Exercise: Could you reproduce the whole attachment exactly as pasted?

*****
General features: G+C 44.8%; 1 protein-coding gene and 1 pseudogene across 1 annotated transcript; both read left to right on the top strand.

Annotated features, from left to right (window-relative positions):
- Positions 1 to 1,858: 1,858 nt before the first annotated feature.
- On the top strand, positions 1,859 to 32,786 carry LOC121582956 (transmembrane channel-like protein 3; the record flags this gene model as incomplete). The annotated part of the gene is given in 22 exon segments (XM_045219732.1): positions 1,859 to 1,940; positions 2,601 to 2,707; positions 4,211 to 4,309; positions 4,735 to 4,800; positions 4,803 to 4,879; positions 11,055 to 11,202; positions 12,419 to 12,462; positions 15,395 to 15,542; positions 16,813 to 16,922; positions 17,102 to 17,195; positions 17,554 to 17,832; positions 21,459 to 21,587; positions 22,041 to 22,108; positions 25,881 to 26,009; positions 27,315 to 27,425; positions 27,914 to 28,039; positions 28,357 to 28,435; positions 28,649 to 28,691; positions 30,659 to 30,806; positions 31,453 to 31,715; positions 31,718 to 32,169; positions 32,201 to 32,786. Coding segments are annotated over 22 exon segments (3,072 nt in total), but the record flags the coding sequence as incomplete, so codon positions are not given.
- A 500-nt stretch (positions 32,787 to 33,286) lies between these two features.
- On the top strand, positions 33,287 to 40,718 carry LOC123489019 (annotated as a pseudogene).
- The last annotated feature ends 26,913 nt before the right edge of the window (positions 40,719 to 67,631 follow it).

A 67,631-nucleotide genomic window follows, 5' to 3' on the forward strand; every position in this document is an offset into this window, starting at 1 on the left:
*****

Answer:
General features: G+C 44.8%; 1 protein-coding gene and 1 pseudogene across 1 annotated transcript; both read left to right on the top strand.

Annotated features, from left to right (window-relative positions):
- Positions 1 to 1,858: 1,858 nt before the first annotated feature.
- On the top strand, positions 1,859 to 32,786 carry LOC121582956 (transmembrane channel-like protein 3; the record flags this gene model as incomplete). The annotated part of the gene is given in 22 exon segments (XM_045219732.1): positions 1,859 to 1,940; positions 2,601 to 2,707; positions 4,211 to 4,309; positions 4,735 to 4,800; positions 4,803 to 4,879; positions 11,055 to 11,202; positions 12,419 to 12,462; positions 15,395 to 15,542; positions 16,813 to 16,922; positions 17,102 to 17,195; positions 17,554 to 17,832; positions 21,459 to 21,587; positions 22,041 to 22,108; positions 25,881 to 26,009; positions 27,315 to 27,425; positions 27,914 to 28,039; positions 28,357 to 28,435; positions 28,649 to 28,691; positions 30,659 to 30,806; positions 31,453 to 31,715; positions 31,718 to 32,169; positions 32,201 to 32,786. Coding segments are annotated over 22 exon segments (3,072 nt in total), but the record flags the coding sequence as incomplete, so codon positions are not given.
- A 500-nt stretch (positions 32,787 to 33,286) lies between these two features.
- On the top strand, positions 33,287 to 40,718 carry LOC123489019 (annotated as a pseudogene).
- The last annotated feature ends 26,913 nt before the right edge of the window (positions 40,719 to 67,631 follow it).

A 67,631-nucleotide genomic window follows, 5' to 3' on the forward strand; every position in this document is an offset into this window, starting at 1 on the left: